Recently, FortiGuard Labs captured a new malware sample that was spread via Microsoft Word documents. After some quick research, I discovered that this was a new variant of the Agent Tesla spyware. I analyzed another sample of this spyware last June and published a blog about it. In this blog, I want to share what’s new in this new variant.
Fortinet is proud to announce that BGP Flowspec has now been incorporated into FortiDDoS This new functionality enables Service Providers to provide an effective solution to customers when a DDoS attack saturates their Internet links. Flowspec automates the coordination of traffic filtering by providing service providers with information that identifies specific packets to be dropped during a flood. Such a hybrid solution, combining a cost-effective FortiDDoS at the customer premises providing the first level of mitigation, with and a cloud-based scrubbing center providing volumetric attack mitigation, provides important benefits to customers impacted by these sorts of attacks.
In August of 2017, FortiGuard Labs discovered a pre-authenticated remote code execution vulnerability on D-Link router DIR868L. This vulnerability is specific to a local ISP’s customized firmware.
The biggest security challenge facing individuals and businesses today isn’t scale. It’s hyperconnectivity. The various devices and applications being used in homes or at organizations have now become so intertwined that it’s hard to keep them separate. The cloud allows users to access data and information from any device with a Wi-Fi connection or data plan, and IT consumerization encourages those same users to download new applications and storage solutions to use and share across a wide variety of devices.
How many of us would hire a home security company that sent a representative to our house to tell us to remove all our lightbulbs so that it was pitch black inside? Sure, it would make it much more difficult for the burglars to find their way around. But with no way to turn the lights on, it would also be almost impossible to find the intruders—or determine whether there had been a break-in at all.
During the last few months, FortiGuard Labs discovered and reported multiple use-after-free (UAF) vulnerabilities found in different versions of Microsoft Word. These vulnerabilities were patched in the January and March security updates, respectively. These patches are rated as critical/important, and as always, we urge users update Microsoft Office as soon as possible.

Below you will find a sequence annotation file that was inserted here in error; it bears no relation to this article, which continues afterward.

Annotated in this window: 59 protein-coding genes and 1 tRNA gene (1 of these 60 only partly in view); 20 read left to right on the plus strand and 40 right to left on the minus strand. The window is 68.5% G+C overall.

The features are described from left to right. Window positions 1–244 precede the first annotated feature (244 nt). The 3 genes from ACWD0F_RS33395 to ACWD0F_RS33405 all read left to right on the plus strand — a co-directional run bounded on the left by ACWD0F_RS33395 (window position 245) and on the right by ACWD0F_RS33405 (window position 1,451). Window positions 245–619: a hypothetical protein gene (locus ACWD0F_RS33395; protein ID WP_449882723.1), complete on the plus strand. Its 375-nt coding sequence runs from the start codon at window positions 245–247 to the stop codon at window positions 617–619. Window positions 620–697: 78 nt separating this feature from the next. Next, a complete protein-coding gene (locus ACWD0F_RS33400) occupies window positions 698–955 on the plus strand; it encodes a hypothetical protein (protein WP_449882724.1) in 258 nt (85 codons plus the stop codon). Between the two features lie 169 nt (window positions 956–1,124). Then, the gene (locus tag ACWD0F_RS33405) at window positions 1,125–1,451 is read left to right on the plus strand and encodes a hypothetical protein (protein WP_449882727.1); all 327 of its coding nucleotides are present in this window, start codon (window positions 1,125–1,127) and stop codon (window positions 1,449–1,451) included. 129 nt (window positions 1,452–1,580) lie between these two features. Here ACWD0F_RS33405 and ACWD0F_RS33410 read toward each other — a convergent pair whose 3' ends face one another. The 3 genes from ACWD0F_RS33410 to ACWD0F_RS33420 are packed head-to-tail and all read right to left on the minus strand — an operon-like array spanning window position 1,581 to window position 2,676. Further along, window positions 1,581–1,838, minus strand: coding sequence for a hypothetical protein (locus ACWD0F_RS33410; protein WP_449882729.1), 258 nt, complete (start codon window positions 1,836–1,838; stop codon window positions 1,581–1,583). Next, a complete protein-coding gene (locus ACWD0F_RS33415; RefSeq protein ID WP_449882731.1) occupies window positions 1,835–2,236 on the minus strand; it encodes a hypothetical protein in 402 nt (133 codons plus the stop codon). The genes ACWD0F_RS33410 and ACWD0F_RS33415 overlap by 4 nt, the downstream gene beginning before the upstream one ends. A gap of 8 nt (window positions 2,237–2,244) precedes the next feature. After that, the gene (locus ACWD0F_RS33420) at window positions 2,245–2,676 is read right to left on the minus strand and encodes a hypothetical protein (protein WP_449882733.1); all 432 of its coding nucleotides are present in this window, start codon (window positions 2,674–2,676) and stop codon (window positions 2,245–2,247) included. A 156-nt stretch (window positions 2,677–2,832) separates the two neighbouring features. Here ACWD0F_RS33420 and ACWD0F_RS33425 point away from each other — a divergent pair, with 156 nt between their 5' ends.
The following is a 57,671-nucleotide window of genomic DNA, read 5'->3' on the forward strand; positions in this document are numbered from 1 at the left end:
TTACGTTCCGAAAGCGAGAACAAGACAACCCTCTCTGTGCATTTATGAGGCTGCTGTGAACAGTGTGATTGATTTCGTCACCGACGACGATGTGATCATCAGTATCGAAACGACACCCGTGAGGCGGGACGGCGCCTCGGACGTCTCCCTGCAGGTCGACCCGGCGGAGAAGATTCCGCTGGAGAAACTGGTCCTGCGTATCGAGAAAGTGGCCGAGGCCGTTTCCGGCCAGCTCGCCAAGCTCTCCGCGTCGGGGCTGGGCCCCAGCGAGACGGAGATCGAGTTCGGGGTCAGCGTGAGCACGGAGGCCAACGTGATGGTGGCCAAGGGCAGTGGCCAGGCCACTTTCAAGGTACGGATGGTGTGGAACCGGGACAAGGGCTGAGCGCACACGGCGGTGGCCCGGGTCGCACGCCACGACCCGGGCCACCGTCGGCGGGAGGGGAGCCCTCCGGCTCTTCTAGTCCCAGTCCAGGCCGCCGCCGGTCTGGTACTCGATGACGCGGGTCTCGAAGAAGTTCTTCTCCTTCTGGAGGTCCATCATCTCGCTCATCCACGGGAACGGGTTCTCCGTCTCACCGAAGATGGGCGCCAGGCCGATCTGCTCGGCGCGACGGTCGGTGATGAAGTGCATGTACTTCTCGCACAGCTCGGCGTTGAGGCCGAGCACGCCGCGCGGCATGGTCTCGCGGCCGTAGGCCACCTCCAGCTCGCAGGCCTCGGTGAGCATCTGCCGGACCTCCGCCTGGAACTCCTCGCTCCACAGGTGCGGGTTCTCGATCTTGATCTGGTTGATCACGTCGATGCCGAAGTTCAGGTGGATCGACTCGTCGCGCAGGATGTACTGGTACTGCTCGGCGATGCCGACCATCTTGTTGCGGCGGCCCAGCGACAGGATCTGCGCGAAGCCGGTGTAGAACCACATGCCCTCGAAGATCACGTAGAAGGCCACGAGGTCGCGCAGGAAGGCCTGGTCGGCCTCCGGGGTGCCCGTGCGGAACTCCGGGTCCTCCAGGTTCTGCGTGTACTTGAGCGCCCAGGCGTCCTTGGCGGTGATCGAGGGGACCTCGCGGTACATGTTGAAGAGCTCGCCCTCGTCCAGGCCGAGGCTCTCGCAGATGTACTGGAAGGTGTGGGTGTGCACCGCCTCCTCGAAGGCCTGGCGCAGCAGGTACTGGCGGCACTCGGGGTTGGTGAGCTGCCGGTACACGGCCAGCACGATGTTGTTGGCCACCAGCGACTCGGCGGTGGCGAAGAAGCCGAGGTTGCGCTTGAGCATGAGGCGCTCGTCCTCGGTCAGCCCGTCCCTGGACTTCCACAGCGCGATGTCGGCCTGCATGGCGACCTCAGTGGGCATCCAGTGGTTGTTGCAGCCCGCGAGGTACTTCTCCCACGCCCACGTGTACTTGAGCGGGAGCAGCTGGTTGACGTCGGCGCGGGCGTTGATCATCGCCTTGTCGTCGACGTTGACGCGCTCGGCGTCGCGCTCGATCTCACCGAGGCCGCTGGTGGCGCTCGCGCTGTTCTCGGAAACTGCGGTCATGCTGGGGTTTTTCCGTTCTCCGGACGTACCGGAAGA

The volume of cyberattacks is growing at an unprecedented rate, increasing as much as nearly 80% for some organizations during the final quarter of 2017. One reason for this acceleration in the attack cycle is that in order for malware to succeed today it needs to spread further and faster than even before. This allows cybercriminals to stay a step ahead of new efforts by vendors to improve their delivery of updated signatures and patches.
The evolution of malware is being fueled largely by the proliferation of IoT. According to Gartner data, there were about 8 billion connected “things” in 2017. But that number is expected to nearly triple to more than 20 billion in just the next two years, which averages out to roughly three connected devices per person on Earth. Simply put, the opportunity for cybercriminals to enter networks and steal data or hold segments (or the entirety) of the network hostage is growing at an exponential rate, with no signs of slowing down.
Federal agencies are under pressure to make a timely, secure shift to the cloud with minimal disruption. For many, however, this is easier said than done. With a wide array of data that falls under a variety of privacy and protection regulations, "how?" is a complicated question.
This is the first conference where I have heard so much about hacking robots! Between yesterday and today, we've had: • Robotnikoff at Troopers: robots, security, and privacy - Brittany Postnikoff • Hacking Robots Before Skynet - Lucas Apa • Breaking the Laws of Robotics: Attacking Industrial Robots - Davide Quarta